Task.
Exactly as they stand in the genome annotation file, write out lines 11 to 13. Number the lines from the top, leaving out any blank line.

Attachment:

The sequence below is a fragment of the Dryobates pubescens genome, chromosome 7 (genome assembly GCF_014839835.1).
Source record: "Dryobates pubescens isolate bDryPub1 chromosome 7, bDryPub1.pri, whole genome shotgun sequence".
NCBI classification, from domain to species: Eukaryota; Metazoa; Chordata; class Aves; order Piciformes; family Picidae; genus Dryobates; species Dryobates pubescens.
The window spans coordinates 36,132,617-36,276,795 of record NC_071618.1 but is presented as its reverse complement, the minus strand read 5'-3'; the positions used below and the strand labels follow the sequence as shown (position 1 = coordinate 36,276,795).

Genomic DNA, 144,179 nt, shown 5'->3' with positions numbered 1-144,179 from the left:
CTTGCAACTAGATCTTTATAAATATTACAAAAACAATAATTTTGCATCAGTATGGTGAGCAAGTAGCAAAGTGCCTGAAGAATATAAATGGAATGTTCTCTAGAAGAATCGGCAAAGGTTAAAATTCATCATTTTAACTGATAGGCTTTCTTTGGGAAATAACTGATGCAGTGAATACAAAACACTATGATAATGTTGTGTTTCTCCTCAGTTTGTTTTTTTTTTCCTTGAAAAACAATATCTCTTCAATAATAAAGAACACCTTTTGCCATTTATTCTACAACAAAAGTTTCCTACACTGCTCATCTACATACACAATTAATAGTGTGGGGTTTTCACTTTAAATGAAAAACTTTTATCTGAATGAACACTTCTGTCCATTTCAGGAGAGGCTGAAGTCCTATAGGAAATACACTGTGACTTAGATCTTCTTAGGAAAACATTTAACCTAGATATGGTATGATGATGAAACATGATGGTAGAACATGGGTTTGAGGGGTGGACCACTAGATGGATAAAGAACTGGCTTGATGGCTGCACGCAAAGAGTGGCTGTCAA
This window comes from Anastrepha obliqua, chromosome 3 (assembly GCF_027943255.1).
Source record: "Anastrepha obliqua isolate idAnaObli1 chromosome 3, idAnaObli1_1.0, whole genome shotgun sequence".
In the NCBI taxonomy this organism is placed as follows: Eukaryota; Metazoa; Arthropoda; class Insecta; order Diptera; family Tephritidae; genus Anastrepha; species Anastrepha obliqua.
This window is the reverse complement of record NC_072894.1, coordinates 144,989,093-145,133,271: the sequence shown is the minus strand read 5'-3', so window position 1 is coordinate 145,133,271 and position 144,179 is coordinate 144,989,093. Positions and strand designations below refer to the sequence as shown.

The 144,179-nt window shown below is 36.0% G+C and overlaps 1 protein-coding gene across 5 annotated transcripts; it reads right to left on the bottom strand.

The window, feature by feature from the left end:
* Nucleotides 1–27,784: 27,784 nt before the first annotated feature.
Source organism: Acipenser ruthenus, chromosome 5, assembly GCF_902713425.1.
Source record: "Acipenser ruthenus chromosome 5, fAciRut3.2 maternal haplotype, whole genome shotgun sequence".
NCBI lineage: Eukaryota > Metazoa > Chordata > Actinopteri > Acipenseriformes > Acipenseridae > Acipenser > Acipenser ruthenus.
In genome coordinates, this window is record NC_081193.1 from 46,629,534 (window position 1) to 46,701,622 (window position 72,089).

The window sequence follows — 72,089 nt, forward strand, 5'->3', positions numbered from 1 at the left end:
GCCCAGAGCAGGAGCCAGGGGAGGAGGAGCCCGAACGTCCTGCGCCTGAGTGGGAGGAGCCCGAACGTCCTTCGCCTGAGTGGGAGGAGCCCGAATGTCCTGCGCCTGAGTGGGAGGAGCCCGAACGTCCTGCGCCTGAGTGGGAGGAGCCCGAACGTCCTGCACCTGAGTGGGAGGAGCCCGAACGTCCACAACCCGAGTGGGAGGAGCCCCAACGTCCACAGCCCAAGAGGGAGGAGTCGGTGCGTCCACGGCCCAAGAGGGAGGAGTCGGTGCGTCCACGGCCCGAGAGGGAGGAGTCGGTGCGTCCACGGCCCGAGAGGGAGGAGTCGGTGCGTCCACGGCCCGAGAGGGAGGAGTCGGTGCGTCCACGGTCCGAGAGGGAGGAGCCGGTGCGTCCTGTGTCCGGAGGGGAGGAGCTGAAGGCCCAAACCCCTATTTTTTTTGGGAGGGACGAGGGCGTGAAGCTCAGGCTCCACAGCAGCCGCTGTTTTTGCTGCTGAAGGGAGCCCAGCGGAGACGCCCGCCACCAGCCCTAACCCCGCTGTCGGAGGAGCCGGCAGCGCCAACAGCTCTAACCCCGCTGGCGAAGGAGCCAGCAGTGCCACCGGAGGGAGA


The 144,179-nt window shown below is 36.0% G+C and overlaps 1 protein-coding gene across 5 annotated transcripts; it reads right to left on the bottom strand.

The window, feature by feature from the left end:
* Nucleotides 1–27,784: 27,784 nt before the first annotated feature.